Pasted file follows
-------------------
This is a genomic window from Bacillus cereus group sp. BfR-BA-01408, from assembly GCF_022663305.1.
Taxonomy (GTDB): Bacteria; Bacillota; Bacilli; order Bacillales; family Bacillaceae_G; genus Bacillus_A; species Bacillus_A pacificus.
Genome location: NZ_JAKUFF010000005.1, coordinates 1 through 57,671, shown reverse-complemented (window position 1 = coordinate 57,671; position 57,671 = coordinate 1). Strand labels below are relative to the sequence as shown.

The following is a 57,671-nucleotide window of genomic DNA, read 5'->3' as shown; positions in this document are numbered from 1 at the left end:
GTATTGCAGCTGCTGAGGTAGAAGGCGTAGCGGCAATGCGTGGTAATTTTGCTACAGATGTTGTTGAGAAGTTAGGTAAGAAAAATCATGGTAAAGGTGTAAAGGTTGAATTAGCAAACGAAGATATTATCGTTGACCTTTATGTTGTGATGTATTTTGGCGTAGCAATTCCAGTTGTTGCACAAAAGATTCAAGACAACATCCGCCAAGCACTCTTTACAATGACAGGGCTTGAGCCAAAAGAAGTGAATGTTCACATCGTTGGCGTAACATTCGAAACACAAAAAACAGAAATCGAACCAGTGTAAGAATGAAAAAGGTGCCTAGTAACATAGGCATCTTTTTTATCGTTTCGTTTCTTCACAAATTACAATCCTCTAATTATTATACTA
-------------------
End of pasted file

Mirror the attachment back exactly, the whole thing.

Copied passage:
This is a genomic window from Bacillus cereus group sp. BfR-BA-01408, from assembly GCF_022663305.1.
Taxonomy (GTDB): Bacteria; Bacillota; Bacilli; order Bacillales; family Bacillaceae_G; genus Bacillus_A; species Bacillus_A pacificus.
Genome location: NZ_JAKUFF010000005.1, coordinates 1 through 57,671, shown reverse-complemented (window position 1 = coordinate 57,671; position 57,671 = coordinate 1). Strand labels below are relative to the sequence as shown.

The following is a 57,671-nucleotide window of genomic DNA, read 5'->3' as shown; positions in this document are numbered from 1 at the left end:
GTATTGCAGCTGCTGAGGTAGAAGGCGTAGCGGCAATGCGTGGTAATTTTGCTACAGATGTTGTTGAGAAGTTAGGTAAGAAAAATCATGGTAAAGGTGTAAAGGTTGAATTAGCAAACGAAGATATTATCGTTGACCTTTATGTTGTGATGTATTTTGGCGTAGCAATTCCAGTTGTTGCACAAAAGATTCAAGACAACATCCGCCAAGCACTCTTTACAATGACAGGGCTTGAGCCAAAAGAAGTGAATGTTCACATCGTTGGCGTAACATTCGAAACACAAAAAACAGAAATCGAACCAGTGTAAGAATGAAAAAGGTGCCTAGTAACATAGGCATCTTTTTTATCGTTTCGTTTCTTCACAAATTACAATCCTCTAATTATTATACTA